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Religious leaders in Hawaii call for passage of marriage equality bill

Religious leaders in Hawaii call for passage of marriage equality bill

HONOLULU — More than two dozen Hawaii faith leaders of various religions signed a resolution Monday calling the state to pass a law legalizing gay marriage.

Jewish, Unitarian, Methodist and other leaders read and signed the poster-sized declaration at an interfaith brunch at the First Unitarian Church of Honolulu.

Gov. Neil Abercrombie (D-Hawaii)

“It’s all about standing on the right side of history,” said Rev. Dr. Jonipher Kupono Kwong of the First Unitarian Church.

Kwong said the groups would continue to press on the issue until more people are in favor of gay marriage.

“We will keep doing it until we’re all prayed out,” Kwong said.

The resolution asks Hawaii lawmakers to extend civil marriage benefits to same-sex couples. Hawaii currently has a civil unions law, but some say it doesn’t go far enough in fully recognizing couples as married.

The church leaders say civil recognition of the relationships is a matter of fairness.

The gathering, organized by Hawaii United for Marriage, comes one day after Hawaii Gov. Neil Abercrombie told the Honolulu Star-Advertiser that it’s very likely there will be a special session to take up the issue.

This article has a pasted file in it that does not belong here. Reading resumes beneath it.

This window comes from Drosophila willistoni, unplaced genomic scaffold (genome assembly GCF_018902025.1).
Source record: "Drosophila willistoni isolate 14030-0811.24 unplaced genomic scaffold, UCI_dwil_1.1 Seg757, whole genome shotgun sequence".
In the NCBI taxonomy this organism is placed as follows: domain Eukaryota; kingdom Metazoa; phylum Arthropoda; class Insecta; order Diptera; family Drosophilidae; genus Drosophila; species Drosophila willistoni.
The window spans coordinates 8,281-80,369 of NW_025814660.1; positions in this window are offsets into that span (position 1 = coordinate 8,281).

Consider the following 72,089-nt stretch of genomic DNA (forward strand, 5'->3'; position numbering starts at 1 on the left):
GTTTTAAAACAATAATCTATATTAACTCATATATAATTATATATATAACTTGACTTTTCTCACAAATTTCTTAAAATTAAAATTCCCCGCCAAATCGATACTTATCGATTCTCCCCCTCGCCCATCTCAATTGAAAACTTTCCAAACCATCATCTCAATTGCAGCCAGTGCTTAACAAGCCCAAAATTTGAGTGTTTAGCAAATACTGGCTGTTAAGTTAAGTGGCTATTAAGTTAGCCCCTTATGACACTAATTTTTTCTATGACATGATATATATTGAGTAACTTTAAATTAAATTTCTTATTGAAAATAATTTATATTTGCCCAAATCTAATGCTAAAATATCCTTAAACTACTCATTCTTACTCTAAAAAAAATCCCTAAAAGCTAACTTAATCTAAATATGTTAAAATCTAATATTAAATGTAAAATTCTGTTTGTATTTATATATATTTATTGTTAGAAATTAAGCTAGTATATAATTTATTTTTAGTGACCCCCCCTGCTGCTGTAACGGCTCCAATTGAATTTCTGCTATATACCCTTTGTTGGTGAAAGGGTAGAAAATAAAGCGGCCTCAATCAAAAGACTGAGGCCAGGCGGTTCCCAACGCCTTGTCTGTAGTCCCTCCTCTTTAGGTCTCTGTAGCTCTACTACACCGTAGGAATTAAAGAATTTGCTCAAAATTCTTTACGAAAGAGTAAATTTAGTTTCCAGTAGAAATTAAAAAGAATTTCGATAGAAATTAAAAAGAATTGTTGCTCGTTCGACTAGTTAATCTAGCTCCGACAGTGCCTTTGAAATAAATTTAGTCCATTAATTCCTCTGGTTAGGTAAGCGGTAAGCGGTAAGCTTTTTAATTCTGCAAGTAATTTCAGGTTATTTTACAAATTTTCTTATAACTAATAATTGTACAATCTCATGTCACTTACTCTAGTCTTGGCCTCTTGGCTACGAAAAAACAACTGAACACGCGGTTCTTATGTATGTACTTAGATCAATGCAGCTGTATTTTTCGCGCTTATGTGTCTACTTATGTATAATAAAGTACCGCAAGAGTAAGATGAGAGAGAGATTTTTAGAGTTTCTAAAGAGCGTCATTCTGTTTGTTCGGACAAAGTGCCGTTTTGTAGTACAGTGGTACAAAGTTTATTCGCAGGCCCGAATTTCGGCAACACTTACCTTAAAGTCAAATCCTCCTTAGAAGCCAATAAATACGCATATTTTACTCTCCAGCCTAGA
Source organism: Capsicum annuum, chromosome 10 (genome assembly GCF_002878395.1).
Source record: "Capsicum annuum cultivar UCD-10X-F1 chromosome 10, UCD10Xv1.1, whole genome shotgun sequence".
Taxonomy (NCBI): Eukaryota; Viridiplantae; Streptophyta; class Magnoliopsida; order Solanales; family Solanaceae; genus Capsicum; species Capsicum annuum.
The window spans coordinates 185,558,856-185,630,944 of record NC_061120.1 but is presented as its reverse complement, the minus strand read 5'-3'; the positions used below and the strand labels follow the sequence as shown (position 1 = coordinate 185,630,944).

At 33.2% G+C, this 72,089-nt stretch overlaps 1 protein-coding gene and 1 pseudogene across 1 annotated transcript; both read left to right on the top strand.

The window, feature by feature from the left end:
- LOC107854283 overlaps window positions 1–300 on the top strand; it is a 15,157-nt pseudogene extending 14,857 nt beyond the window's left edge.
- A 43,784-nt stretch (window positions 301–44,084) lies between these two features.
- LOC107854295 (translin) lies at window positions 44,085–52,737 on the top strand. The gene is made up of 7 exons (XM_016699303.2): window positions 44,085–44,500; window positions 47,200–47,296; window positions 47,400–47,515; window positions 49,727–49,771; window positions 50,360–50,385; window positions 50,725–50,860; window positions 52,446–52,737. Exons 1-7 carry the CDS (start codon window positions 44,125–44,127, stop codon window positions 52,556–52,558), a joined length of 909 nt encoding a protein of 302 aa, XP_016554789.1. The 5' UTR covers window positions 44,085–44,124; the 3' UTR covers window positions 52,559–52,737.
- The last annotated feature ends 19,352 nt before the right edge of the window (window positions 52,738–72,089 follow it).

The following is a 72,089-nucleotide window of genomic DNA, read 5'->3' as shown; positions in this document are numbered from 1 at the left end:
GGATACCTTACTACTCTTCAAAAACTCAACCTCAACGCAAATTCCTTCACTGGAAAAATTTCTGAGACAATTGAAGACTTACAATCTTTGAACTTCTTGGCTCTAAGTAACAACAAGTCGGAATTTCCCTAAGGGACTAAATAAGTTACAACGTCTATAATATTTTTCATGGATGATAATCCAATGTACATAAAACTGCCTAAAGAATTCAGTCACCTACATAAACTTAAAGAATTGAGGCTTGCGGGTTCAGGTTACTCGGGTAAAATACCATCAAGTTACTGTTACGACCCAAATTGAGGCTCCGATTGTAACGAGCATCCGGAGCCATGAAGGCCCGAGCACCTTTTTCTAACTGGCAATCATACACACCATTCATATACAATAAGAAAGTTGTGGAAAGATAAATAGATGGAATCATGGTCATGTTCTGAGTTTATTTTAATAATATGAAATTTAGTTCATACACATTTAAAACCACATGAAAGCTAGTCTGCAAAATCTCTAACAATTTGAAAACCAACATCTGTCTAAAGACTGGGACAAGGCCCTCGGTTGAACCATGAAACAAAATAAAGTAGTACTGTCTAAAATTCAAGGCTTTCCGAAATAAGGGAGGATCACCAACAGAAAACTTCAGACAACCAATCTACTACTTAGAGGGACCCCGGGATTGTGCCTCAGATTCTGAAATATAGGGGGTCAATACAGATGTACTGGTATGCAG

Abercrombie told the newspaper that he’s more concerned that any bill is legally sound than about timing. The Legislature begins its normal session in January.

Rep. Chris Lee, a Hawaii House member who has been pushing for a gay marriage law, said conversation among lawmakers has been swayed by changes in public perception and two Supreme Court rulings viewed as victories by gay marriage advocates. He said a special session would allow a gay marriage law to pass with less influence from groups outside Hawaii who want to push on the issue.

“There is no reason to wait for justice and equality,” he said.

Rep. Della Belatti, a House lawmaker who teared up while addressing leaders at the brunch, said lawmakers and others are changing how they discuss gay marriage as more issues arise by not allowing same-sex couples the same benefits as other married couples.

“People recognize that there are civil benefits that are connected to marriage that we’re excluding people from,” Belatti said.

The signing did not include leaders from religious groups that have opposed gay marriage in Hawaii in the past. Hawaii Family Forum, which represents Christian churches of various denominations, as well as the Hawaii Catholic Conference, submitted testimony earlier this year against a bill that would have created a task force to study the social and economic impacts of gay marriage in the state.

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